The price of betrayal

Anton Corbijn’s A Most Wanted Man’

3 minute read
Sacrifices and compromises: Willem Dafoe and Philip Seymour Hoffman in "A Most Wanted Man" (Photo by Kerry Brown - © 2014 - Roadside Attractions)
Sacrifices and compromises: Willem Dafoe and Philip Seymour Hoffman in "A Most Wanted Man" (Photo by Kerry Brown - © 2014 - Roadside Attractions)

A damp, cold night on the docks in Hamburg, Germany. A dark, disheveled figure climbs up onto the quay and vanishes into the city's Muslim community. But it's not long before he attracts the interest of Günther Bachmann (Philip Seymour Hoffman), head of a covert unit of German Intelligence tasked to keep tabs on possible terrorist activity in Hamburg, the former home base of the 9/11 hijackers. What, Bachmann wants to know, is this new arrival up to?

Thus begins Anton Corbijn's A Most Wanted Man, his adaptation of the 2008 John le Carré novel. Finding out the identity, purpose, and motives of this mysterious stranger and why he becomes the "most wanted man" of the title are the problems that drive this absorbing film to its conclusion.

The most recent John le Carré adaptation prior to this one, Tomas Alfredson's 2011 take on the classic novel Tinker Tailor Soldier Spy, seemed to vex a fair number of people. While it was well-regarded by most le Carré aficionados, those unacquainted with his shadowy universe of spies, betrayal, and murky machinations were left generally bewildered, no matter how much they might have enjoyed Gary Oldman's intriguingly understated take on George Smiley. Those confused novitiates had a point. The novel is complex, subtle, and multilayered, qualities that make it an absorbing read but a challenge to distill down into a two-hour motion picture. The BBC did it with marvelous success in a 1979 television miniseries starring Alec Guinness as Smiley (unreservedly recommended to all those frustrated by Alfredson's film), but they had seven hours to work with.

A Most Wanted Man, however, is a much more straightforward narrative that lends itself readily to the screen. That's largely because Bachmann is the center of the film and is such a rich and nuanced character, brought so vividly to life by Hoffman's portrayal, that it's impossible to get lost. Though there are certainly plenty of deceptions and double crosses, and not everything is as it appears to be (this is a spy story, after all), the human element dominates throughout — particularly the very real sacrifices, compromises, and ultimate costs, not only for Bachmann but also for idealistic human rights lawyer Annabel Richter (Rachel McAdams), expatriate British banker Tommy Brue (Willem Dafoe), and particularly the title character, the half-Russian, half-Chechen refugee Issa Karpov (Grigoriy Dobrygin).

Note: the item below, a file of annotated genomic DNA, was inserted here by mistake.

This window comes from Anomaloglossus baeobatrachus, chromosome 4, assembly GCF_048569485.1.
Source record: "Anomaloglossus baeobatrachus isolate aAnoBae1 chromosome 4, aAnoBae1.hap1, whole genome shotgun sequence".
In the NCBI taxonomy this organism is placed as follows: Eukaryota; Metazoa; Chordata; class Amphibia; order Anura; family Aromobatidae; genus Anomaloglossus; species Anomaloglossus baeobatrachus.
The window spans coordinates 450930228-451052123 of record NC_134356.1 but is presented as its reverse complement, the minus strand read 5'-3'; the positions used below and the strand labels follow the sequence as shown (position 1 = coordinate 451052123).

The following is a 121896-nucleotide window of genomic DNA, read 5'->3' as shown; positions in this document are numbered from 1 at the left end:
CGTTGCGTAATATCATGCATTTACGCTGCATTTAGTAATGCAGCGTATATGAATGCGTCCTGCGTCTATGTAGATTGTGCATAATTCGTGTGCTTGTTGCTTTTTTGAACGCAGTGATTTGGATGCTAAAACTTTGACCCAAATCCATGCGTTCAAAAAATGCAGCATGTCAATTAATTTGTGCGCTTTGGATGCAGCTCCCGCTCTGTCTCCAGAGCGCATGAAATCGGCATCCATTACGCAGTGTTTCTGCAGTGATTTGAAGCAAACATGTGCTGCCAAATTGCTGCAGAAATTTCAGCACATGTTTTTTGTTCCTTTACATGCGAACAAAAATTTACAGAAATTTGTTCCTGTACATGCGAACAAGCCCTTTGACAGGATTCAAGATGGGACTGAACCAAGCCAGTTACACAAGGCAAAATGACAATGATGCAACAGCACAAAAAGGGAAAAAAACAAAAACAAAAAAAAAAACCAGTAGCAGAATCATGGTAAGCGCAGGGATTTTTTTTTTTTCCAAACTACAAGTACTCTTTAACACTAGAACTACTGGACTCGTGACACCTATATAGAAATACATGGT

One of le Carré's trademark strengths is a keen awareness of the moral ambiguities of the secret world, an ability to illuminate unanswerable ethical dilemmas without lapsing into polemics and preachiness. On the broadest level, A Most Wanted Man is le Carré's riff on the Bush-era practice of "extraordinary rendition." It examines how traditional concepts of civil liberties and proven intelligence tradecraft were cast aside for the sake of an illusory and dubious self-righteous zeal for "security" and vengeful expediency. By the end of the film, le Carré's position is crystal clear. But his genius, and that of Corbijn, Hoffman, and the rest of the cast, is that this film delivers that message not by editorial fiat, but by showing us the terrible price and emotional devastation that such policies exact upon real human beings.

For Judy Weightman's vexed review of Tinker Tailor Soldier Spy, click here. (Full disclosure: The current author is the rabid fan/better-prepared pal referred to in that review. Ms. Weightman declined with thanks his invitation to see A Most Wanted Man.)

For a review of A Wanted Man by Robert Zaller, click here.

What, When, Where

A Most Wanted Man. Anton Corbijn directed. Written by Andrew Bovell, based on the novel by John le Carré. At Ritz East and selected local theaters (for theaters and times click here).

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